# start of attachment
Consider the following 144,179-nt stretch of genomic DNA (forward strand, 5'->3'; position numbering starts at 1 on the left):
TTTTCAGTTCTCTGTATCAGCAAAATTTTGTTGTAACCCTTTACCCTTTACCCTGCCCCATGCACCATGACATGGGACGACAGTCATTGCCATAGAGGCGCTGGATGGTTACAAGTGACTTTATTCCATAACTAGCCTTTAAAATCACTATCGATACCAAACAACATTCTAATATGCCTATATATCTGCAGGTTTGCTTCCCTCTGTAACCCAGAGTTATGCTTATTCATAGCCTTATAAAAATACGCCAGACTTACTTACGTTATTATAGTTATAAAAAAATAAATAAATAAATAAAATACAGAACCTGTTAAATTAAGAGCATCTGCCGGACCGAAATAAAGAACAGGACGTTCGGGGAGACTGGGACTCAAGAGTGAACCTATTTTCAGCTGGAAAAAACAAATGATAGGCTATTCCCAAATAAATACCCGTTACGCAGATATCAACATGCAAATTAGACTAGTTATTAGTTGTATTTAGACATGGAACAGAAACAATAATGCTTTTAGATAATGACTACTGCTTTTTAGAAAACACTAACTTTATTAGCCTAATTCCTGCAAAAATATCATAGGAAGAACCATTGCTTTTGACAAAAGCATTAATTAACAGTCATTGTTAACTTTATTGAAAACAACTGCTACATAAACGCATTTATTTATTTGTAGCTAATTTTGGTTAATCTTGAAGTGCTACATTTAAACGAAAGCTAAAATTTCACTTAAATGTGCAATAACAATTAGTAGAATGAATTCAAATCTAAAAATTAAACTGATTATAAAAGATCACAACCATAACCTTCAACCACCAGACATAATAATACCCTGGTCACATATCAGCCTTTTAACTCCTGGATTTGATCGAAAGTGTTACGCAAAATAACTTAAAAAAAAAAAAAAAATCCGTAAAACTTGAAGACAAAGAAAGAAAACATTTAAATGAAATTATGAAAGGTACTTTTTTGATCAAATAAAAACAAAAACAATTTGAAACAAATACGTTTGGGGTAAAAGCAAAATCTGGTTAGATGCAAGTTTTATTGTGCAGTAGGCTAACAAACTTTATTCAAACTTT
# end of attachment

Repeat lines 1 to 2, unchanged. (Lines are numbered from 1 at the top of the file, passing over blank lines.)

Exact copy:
Consider the following 144,179-nt stretch of genomic DNA (forward strand, 5'->3'; position numbering starts at 1 on the left):
TTTTCAGTTCTCTGTATCAGCAAAATTTTGTTGTAACCCTTTACCCTTTACCCTGCCCCATGCACCATGACATGGGACGACAGTCATTGCCATAGAGGCGCTGGATGGTTACAAGTGACTTTATTCCATAACTAGCCTTTAAAATCACTATCGATACCAAACAACATTCTAATATGCCTATATATCTGCAGGTTTGCTTCCCTCTGTAACCCAGAGTTATGCTTATTCATAGCCTTATAAAAATACGCCAGACTTACTTACGTTATTATAGTTATAAAAAAATAAATAAATAAATAAAATACAGAACCTGTTAAATTAAGAGCATCTGCCGGACCGAAATAAAGAACAGGACGTTCGGGGAGACTGGGACTCAAGAGTGAACCTATTTTCAGCTGGAAAAAACAAATGATAGGCTATTCCCAAATAAATACCCGTTACGCAGATATCAACATGCAAATTAGACTAGTTATTAGTTGTATTTAGACATGGAACAGAAACAATAATGCTTTTAGATAATGACTACTGCTTTTTAGAAAACACTAACTTTATTAGCCTAATTCCTGCAAAAATATCATAGGAAGAACCATTGCTTTTGACAAAAGCATTAATTAACAGTCATTGTTAACTTTATTGAAAACAACTGCTACATAAACGCATTTATTTATTTGTAGCTAATTTTGGTTAATCTTGAAGTGCTACATTTAAACGAAAGCTAAAATTTCACTTAAATGTGCAATAACAATTAGTAGAATGAATTCAAATCTAAAAATTAAACTGATTATAAAAGATCACAACCATAACCTTCAACCACCAGACATAATAATACCCTGGTCACATATCAGCCTTTTAACTCCTGGATTTGATCGAAAGTGTTACGCAAAATAACTTAAAAAAAAAAAAAAAATCCGTAAAACTTGAAGACAAAGAAAGAAAACATTTAAATGAAATTATGAAAGGTACTTTTTTGATCAAATAAAAACAAAAACAATTTGAAACAAATACGTTTGGGGTAAAAGCAAAATCTGGTTAGATGCAAGTTTTATTGTGCAGTAGGCTAACAAACTTTATTCAAACTTT